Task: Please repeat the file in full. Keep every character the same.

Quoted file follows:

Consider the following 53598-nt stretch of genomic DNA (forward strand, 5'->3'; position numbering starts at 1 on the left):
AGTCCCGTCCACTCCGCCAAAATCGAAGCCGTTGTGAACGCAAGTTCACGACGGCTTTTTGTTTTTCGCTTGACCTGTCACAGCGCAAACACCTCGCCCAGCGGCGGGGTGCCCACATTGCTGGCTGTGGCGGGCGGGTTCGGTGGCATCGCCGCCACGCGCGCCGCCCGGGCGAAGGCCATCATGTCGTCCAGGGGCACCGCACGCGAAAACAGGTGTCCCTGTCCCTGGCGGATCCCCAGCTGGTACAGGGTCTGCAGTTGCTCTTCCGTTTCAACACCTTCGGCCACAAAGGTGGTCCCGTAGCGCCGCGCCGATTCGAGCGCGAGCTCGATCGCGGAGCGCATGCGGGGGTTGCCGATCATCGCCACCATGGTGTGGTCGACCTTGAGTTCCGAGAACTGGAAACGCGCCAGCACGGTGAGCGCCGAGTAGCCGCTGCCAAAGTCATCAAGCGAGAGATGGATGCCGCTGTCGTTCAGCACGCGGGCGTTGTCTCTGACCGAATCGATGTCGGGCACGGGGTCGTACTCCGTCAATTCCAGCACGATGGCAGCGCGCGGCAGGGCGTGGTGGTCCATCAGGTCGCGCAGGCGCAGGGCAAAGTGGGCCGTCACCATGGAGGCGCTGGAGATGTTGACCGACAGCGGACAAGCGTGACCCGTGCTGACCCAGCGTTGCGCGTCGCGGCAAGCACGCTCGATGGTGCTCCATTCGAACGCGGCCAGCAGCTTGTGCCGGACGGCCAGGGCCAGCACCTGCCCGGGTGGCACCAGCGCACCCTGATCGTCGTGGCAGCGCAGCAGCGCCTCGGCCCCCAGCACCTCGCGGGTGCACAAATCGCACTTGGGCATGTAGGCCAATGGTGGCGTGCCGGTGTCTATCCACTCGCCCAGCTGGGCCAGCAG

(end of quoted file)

Consider the following 53598-nt stretch of genomic DNA (forward strand, 5'->3'; position numbering starts at 1 on the left):
AGTCCCGTCCACTCCGCCAAAATCGAAGCCGTTGTGAACGCAAGTTCACGACGGCTTTTTGTTTTTCGCTTGACCTGTCACAGCGCAAACACCTCGCCCAGCGGCGGGGTGCCCACATTGCTGGCTGTGGCGGGCGGGTTCGGTGGCATCGCCGCCACGCGCGCCGCCCGGGCGAAGGCCATCATGTCGTCCAGGGGCACCGCACGCGAAAACAGGTGTCCCTGTCCCTGGCGGATCCCCAGCTGGTACAGGGTCTGCAGTTGCTCTTCCGTTTCAACACCTTCGGCCACAAAGGTGGTCCCGTAGCGCCGCGCCGATTCGAGCGCGAGCTCGATCGCGGAGCGCATGCGGGGGTTGCCGATCATCGCCACCATGGTGTGGTCGACCTTGAGTTCCGAGAACTGGAAACGCGCCAGCACGGTGAGCGCCGAGTAGCCGCTGCCAAAGTCATCAAGCGAGAGATGGATGCCGCTGTCGTTCAGCACGCGGGCGTTGTCTCTGACCGAATCGATGTCGGGCACGGGGTCGTACTCCGTCAATTCCAGCACGATGGCAGCGCGCGGCAGGGCGTGGTGGTCCATCAGGTCGCGCAGGCGCAGGGCAAAGTGGGCCGTCACCATGGAGGCGCTGGAGATGTTGACCGACAGCGGACAAGCGTGACCCGTGCTGACCCAGCGTTGCGCGTCGCGGCAAGCACGCTCGATGGTGCTCCATTCGAACGCGGCCAGCAGCTTGTGCCGGACGGCCAGGGCCAGCACCTGCCCGGGTGGCACCAGCGCACCCTGATCGTCGTGGCAGCGCAGCAGCGCCTCGGCCCCCAGCACCTCGCGGGTGCACAAATCGCACTTGGGCATGTAGGCCAATGGTGGCGTGCCGGTGTCTATCCACTCGCCCAGCTGGGCCAGCAG